A good example of this "herd thinking" is the reaction of many scientists to 81 year old celebrated biologist Edward O. Wilson's new ideas on group selection in evolution. Wilson has moved away from the popular concept of "kin selection" to a broader concept of evolutionary selection that applies to groups, rather than only to individuals and their close kin. The blowback from "the group" has been furious.
His position is provoking ferocious criticism from other scientists. Last month, the leading scientific journal Nature published five strongly worded letters saying, more or less, that Wilson has misunderstood the theory of evolution and generally doesn’t know what he’s talking about. One of these carried the signatures of an eye-popping 137 scientists, including two of Wilson’s colleagues at Harvard.

The last time Wilson found himself embroiled in controversy as scalding as the current one was after the publication of his book “Sociobiology: The New Synthesis” in 1975. In that landmark book, he made an argument about the power of genetics, demonstrating how all manner of social behaviors observed in insects and animals could be seen as the result of natural selection. What landed Wilson in trouble was the last chapter, in which he extended his argument to humans. That chapter thrust Wilson into a long and loaded debate over how much our genetic heritage — as opposed to, say, culture — has shaped our behavior. Amid the outcry over “Sociobiology,” Wilson was pilloried by critics on the left as an agent of biological determinism and racist science. Protestors once interrupted Wilson while he was speaking at a science conference and poured a glass of water on his head.

....What Wilson is trying to do, late in his influential career, is nothing less than overturn a central plank of established evolutionary theory: the origins of altruism. _boston
Notice that the focus of the controversy circles around the concept of the origin of "altruism" and "self-sacrifice." But such concepts have almost nothing to do with the main thrust of evolution, or the most important questions which evolutionary theorists must answer. Far more important to evolutionary progress than altruism, is "cooperation." Politically correct scientists and science journalists are attempting to construct PC moralistic edifices upon tangential scientific and pseudo-scientific foundations. And they get away with it because knowledge is "supposed to" come from the top down.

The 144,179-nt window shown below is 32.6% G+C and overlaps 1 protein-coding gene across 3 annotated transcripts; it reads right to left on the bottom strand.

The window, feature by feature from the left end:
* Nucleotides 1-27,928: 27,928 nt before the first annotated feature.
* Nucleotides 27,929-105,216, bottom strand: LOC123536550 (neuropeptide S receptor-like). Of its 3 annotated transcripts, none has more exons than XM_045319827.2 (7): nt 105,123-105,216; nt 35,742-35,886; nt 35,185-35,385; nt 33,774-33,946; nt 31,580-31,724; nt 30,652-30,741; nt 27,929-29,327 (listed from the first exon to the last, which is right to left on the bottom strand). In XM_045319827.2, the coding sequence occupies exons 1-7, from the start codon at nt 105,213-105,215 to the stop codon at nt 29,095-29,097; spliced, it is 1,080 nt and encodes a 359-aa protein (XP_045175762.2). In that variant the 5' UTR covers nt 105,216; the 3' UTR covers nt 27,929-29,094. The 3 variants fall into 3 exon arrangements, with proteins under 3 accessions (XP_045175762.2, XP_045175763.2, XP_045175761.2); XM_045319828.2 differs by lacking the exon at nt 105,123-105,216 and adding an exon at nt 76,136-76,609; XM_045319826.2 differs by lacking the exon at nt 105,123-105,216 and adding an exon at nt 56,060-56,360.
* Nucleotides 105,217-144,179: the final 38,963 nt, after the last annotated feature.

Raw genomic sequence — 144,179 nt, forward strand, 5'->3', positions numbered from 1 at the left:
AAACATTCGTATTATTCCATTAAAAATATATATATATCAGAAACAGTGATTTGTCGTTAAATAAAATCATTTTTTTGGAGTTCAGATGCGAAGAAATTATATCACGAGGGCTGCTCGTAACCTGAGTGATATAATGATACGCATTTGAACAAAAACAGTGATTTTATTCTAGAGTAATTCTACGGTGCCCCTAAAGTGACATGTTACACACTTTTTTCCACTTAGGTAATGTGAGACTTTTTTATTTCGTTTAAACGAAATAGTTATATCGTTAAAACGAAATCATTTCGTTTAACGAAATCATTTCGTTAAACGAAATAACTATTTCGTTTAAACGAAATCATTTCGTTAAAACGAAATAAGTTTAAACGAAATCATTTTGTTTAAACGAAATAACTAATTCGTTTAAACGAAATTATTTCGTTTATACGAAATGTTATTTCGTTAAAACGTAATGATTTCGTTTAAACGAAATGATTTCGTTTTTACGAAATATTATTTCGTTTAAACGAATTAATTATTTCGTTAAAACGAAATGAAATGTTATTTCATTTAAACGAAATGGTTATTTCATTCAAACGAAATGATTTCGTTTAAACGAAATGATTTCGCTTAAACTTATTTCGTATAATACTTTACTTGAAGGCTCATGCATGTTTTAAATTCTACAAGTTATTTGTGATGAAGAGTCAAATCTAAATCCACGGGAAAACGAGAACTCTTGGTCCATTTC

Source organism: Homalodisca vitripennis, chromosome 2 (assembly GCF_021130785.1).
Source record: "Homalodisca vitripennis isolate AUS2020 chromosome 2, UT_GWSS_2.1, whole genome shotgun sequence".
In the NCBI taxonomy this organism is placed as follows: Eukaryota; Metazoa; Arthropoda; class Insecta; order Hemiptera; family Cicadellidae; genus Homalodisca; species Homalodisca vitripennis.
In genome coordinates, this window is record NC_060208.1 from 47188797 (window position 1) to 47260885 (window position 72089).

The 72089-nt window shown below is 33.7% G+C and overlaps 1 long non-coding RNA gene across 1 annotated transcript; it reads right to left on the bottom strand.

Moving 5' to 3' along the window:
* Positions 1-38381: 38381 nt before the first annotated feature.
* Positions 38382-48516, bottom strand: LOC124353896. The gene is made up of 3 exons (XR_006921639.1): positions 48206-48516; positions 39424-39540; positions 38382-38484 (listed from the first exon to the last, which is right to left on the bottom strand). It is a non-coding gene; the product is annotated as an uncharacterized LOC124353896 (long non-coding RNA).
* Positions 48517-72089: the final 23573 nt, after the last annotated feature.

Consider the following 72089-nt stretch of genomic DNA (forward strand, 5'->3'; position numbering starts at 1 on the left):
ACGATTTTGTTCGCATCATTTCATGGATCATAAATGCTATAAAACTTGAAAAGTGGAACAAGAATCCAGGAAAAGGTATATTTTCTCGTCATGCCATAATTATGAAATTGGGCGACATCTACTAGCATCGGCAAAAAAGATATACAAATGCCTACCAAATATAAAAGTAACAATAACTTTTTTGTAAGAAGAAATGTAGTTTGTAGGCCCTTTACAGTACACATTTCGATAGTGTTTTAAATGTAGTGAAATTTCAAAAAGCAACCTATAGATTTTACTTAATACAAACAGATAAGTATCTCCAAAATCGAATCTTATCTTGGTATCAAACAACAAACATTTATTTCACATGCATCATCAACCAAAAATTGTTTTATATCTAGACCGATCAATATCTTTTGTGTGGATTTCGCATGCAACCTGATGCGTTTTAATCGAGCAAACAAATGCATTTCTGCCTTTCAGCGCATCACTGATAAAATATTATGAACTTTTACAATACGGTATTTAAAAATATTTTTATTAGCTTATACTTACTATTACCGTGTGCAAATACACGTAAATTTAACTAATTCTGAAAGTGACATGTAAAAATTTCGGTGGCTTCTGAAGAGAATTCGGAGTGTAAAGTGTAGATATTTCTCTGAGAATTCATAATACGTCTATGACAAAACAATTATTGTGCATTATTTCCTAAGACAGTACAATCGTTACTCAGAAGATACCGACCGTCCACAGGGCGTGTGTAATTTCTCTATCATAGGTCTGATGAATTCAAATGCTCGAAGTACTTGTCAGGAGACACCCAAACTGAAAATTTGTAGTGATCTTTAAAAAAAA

It is this "beside the pointness" of much of scientific argument -- and most of the journalistic inspired arguments about science -- which reflect and reveal the destructiveness of hyperspecialisation and "top-down science" and scholarship. The need for citizen science, and citizen scholarship in general, has never been clearer than in modern times, when the "experts" have been so widely coopted by political interests and political correctness.

Bio-hacking should be one useful restorative to the balance of knowledge tools -- and the balance of knowledge power. But much more is needed. We are on the fast road to Idiocratic authoritarianism, aided by the dual crises of skyrocketing debt and demographic decline.

Give it some thought. You may come up with some solutions on your own, which is what all of this is about.

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Blogger Loren said...

I wrote a zombiepocolypse setting where the "zombie plague" came from a combination of a Chinese bioweapon and an energy bacteria produced in such a home shop.

Interesting thing is that while the loss of control could indeed lead to some careless/absentminded idiot causing any number of scenarios, the damage could be muted muchly by the widespread availability of knowledge to counter it.

Thursday, 21 April, 2011  
Blogger PRCalDude said...

It'd be great if this technology could be used to make nootropics (like Adderall) or hormones for aging people who need them (estrogen and testosterone).

Friday, 22 April, 2011  
Blogger Loren said...

As I understand it those things are more chemical synthesis than biotech.

People are working on microtubes and stuff to basically put chemistry labs on chips. You'll eventually see units that can make custom chemicals the way current 3d printing machines can churn out models.

Friday, 22 April, 2011  
Blogger PRCalDude said...

DO you have a link to that stuff, Loren?

Monday, 25 April, 2011  
Blogger Loren said...

It's been too long, don't have the specifics, but wiki has a decent start:

You'd have a system scales up to pipes with fractions-of-an-inch diameters, so you can work with a little, or a lot, depending. Either way, you start at this level and have custom control over the whole thing.

Monday, 25 April, 2011